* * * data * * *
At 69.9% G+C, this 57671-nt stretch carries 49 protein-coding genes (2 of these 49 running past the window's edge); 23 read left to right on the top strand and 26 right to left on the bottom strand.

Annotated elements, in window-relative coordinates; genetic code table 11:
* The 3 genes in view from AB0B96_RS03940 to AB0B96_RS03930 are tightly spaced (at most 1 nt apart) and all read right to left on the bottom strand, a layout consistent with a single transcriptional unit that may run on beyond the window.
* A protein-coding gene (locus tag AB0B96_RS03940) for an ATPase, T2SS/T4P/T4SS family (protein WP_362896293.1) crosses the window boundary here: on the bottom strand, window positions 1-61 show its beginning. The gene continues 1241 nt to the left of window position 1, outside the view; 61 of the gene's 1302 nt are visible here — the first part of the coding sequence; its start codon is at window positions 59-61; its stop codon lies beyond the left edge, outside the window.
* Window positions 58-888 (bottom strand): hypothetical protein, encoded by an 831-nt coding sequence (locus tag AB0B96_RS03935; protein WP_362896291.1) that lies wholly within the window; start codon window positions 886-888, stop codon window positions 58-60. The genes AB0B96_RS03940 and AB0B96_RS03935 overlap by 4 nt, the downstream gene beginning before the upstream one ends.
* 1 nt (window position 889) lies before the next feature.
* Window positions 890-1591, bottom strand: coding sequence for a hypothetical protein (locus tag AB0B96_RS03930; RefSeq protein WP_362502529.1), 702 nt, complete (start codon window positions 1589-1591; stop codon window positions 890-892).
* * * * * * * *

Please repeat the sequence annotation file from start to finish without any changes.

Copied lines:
At 69.9% G+C, this 57671-nt stretch carries 49 protein-coding genes (2 of these 49 running past the window's edge); 23 read left to right on the top strand and 26 right to left on the bottom strand.

Annotated elements, in window-relative coordinates; genetic code table 11:
* The 3 genes in view from AB0B96_RS03940 to AB0B96_RS03930 are tightly spaced (at most 1 nt apart) and all read right to left on the bottom strand, a layout consistent with a single transcriptional unit that may run on beyond the window.
* A protein-coding gene (locus tag AB0B96_RS03940) for an ATPase, T2SS/T4P/T4SS family (protein WP_362896293.1) crosses the window boundary here: on the bottom strand, window positions 1-61 show its beginning. The gene continues 1241 nt to the left of window position 1, outside the view; 61 of the gene's 1302 nt are visible here — the first part of the coding sequence; its start codon is at window positions 59-61; its stop codon lies beyond the left edge, outside the window.
* Window positions 58-888 (bottom strand): hypothetical protein, encoded by an 831-nt coding sequence (locus tag AB0B96_RS03935; protein WP_362896291.1) that lies wholly within the window; start codon window positions 886-888, stop codon window positions 58-60. The genes AB0B96_RS03940 and AB0B96_RS03935 overlap by 4 nt, the downstream gene beginning before the upstream one ends.
* 1 nt (window position 889) lies before the next feature.
* Window positions 890-1591, bottom strand: coding sequence for a hypothetical protein (locus tag AB0B96_RS03930; RefSeq protein WP_362502529.1), 702 nt, complete (start codon window positions 1589-1591; stop codon window positions 890-892).